Friday, September 13, 2013

Answer for Macroman

macroman, I’m with you up to here:
“It is these reserves that the banks can then use to lend out money or do with it whatever they please.”
1. If you’re talking about banks lending reserves to each other (which I’m pretty sure you’re not) then this is correct. Since reserves are defined as base money HELD BY THE BANKS, you can see how this is true. Yes banks loan each other base money:
“MB: The total of all physical currency plus Federal Reserve Deposits (special deposits that only banks can have at the Fed). MB = Coins + US Notes + Federal Reserve Notes + Federal Reserve Deposits.”
2. If you’re talking about something else, this is not true. About the closest thing you could say that IS true is that a cash advance is a loan of base money in the form of “physical currency.”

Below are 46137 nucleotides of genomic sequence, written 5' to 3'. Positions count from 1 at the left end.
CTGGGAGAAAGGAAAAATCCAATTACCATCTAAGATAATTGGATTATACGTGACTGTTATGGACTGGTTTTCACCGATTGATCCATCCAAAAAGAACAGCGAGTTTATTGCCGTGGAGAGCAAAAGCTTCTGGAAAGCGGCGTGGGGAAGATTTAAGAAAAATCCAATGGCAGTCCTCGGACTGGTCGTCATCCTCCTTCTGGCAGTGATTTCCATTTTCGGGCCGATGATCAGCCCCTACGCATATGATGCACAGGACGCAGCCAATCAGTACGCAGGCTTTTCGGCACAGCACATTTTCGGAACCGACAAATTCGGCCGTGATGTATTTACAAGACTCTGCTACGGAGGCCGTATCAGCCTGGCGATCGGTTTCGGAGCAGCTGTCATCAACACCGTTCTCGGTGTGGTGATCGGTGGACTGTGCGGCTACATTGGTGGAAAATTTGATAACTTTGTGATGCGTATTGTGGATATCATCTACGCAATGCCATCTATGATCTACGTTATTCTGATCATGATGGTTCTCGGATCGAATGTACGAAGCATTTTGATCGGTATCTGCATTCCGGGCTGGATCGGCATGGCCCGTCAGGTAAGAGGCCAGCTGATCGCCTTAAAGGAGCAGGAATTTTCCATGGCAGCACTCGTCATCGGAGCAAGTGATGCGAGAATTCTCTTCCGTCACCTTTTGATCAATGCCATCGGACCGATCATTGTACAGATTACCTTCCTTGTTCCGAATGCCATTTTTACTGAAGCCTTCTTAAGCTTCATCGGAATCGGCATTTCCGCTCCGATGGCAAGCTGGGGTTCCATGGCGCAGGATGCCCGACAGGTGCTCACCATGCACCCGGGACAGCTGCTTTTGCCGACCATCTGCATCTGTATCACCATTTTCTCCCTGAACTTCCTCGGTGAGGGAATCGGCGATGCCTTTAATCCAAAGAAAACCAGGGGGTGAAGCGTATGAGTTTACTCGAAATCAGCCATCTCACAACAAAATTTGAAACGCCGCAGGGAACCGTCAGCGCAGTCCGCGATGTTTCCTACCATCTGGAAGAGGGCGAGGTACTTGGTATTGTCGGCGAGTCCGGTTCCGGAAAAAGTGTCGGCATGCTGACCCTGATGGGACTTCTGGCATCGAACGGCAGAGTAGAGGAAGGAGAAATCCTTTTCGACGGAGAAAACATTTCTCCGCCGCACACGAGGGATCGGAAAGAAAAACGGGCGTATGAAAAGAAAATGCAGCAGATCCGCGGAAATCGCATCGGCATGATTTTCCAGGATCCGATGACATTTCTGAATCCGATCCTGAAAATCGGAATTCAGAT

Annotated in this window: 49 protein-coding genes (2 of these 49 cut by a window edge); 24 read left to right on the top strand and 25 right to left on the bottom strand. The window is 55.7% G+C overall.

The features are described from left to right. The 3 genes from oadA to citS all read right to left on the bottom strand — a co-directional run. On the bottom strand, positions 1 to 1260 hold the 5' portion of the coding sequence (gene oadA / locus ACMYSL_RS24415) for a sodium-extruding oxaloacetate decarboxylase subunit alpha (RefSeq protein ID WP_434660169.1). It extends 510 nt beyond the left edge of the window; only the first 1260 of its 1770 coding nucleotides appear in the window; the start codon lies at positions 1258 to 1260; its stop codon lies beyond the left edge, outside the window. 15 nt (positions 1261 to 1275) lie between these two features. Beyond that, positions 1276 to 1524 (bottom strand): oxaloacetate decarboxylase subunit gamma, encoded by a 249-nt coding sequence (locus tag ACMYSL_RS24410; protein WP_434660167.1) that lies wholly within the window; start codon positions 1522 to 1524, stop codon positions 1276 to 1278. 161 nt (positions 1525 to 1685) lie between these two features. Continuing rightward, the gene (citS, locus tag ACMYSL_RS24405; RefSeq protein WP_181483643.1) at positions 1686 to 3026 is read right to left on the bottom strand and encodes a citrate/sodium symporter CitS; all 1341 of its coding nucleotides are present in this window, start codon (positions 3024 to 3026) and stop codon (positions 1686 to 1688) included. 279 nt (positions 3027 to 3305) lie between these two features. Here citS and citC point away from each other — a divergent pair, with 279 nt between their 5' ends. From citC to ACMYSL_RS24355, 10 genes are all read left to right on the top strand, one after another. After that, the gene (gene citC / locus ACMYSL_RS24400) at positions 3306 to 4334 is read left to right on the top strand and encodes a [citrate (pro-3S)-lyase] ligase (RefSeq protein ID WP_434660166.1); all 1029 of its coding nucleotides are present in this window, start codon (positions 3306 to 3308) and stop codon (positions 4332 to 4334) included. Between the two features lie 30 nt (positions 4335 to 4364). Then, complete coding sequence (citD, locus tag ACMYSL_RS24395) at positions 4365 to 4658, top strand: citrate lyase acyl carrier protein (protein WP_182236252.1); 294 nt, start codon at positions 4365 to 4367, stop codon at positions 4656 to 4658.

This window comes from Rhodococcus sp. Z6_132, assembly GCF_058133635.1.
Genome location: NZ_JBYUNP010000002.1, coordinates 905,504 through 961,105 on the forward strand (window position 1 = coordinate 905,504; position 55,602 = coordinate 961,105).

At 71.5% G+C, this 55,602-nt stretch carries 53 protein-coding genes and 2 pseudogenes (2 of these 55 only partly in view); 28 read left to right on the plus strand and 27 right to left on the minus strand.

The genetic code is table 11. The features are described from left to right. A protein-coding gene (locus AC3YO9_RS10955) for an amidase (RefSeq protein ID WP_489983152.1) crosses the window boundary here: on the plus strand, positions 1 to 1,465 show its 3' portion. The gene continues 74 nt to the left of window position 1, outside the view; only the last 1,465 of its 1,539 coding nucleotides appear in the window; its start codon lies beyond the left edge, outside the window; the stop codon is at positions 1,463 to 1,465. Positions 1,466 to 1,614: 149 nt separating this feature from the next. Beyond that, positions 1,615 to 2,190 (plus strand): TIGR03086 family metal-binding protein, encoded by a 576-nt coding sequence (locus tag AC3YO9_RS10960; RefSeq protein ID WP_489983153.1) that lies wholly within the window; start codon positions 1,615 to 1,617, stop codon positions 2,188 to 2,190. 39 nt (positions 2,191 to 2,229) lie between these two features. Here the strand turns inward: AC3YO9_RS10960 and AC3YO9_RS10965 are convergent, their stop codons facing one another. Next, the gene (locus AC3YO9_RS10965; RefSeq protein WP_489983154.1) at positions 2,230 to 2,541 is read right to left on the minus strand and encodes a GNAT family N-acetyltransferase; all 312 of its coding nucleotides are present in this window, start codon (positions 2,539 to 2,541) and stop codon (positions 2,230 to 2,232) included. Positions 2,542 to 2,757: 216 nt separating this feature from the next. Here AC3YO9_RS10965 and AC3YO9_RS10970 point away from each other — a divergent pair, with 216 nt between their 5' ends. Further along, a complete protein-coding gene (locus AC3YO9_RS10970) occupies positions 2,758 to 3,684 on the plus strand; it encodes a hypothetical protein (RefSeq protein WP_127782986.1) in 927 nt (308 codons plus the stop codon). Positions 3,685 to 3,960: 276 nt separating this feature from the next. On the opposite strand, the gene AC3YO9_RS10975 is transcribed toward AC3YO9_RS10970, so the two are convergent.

“Because the federal reserve does not have to have the MONEY on hand to buy the bond, but rather can use a made-up reserve, it is the equivalent of printing money.”
Check this out:
Notice how reserves flow out of the Fed, and assets flow in, in equal proportion.
As for the rest of your email, check this out:
Especially the balance sheets at the bottom: “Public (simplified)” and “more simpflified.” Especially this bit:
public’s stock of money = L + B + F = bank deposits + cash
It’s the “F” part you’re worried about. But the thing to keep in mind though is that this does NOT affect the public’s equity!
public’s equity = T
QE changes the composition of the public’s stock of money, but has NO effect on the public’s equity.

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